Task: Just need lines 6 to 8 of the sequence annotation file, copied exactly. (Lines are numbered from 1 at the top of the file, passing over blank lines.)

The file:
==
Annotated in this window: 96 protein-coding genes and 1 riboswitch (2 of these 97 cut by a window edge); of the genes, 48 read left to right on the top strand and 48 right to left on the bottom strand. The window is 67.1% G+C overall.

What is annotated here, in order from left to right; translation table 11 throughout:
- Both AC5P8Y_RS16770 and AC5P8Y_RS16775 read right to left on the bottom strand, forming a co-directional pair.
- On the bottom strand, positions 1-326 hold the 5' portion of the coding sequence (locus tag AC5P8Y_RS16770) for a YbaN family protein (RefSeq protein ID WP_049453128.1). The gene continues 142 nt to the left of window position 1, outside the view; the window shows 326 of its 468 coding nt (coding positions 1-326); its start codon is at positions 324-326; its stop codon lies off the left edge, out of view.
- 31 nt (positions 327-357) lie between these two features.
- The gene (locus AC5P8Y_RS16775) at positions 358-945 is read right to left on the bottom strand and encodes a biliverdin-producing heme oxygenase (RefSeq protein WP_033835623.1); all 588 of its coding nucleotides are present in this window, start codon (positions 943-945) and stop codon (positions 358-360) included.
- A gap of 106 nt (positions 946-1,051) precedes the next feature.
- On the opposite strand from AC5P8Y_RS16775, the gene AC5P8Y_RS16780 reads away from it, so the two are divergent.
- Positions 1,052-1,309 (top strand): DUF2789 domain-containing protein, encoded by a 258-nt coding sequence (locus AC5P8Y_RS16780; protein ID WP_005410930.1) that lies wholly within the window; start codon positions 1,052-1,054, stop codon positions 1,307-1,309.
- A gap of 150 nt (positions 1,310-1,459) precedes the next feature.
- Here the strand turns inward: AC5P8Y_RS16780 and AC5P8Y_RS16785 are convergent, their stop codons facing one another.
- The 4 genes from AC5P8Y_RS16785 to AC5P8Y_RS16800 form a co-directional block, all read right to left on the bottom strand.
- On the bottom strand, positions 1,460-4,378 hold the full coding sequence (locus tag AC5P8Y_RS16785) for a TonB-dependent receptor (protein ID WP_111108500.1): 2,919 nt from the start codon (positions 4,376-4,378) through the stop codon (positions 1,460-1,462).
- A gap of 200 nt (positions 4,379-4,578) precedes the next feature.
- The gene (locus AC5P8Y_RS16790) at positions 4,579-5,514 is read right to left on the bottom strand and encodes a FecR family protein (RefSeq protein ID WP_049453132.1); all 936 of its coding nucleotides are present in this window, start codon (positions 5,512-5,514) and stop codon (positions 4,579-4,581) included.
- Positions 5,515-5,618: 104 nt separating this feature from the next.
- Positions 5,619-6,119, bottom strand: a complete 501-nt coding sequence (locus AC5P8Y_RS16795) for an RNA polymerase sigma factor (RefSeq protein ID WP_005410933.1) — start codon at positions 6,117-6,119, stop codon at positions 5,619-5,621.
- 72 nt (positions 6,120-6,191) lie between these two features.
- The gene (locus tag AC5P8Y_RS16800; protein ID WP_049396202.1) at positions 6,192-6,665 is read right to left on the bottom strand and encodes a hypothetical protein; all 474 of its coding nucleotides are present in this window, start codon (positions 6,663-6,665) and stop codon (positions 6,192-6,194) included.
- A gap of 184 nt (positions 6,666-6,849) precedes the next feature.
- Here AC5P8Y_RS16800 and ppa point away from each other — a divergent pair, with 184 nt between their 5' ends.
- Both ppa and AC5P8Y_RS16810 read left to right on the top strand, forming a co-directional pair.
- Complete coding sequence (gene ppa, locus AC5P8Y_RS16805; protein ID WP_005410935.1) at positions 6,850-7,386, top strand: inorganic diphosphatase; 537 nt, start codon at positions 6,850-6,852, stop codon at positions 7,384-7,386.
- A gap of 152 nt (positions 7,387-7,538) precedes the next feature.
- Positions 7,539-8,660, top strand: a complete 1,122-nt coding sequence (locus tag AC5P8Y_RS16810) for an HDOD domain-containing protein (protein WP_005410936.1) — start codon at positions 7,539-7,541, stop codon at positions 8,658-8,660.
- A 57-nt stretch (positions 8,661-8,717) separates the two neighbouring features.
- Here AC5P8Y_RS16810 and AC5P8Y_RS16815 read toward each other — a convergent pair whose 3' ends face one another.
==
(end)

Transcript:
- The gene (locus AC5P8Y_RS16775) at positions 358-945 is read right to left on the bottom strand and encodes a biliverdin-producing heme oxygenase (RefSeq protein WP_033835623.1); all 588 of its coding nucleotides are present in this window, start codon (positions 943-945) and stop codon (positions 358-360) included.
- A gap of 106 nt (positions 946-1,051) precedes the next feature.
- On the opposite strand from AC5P8Y_RS16775, the gene AC5P8Y_RS16780 reads away from it, so the two are divergent.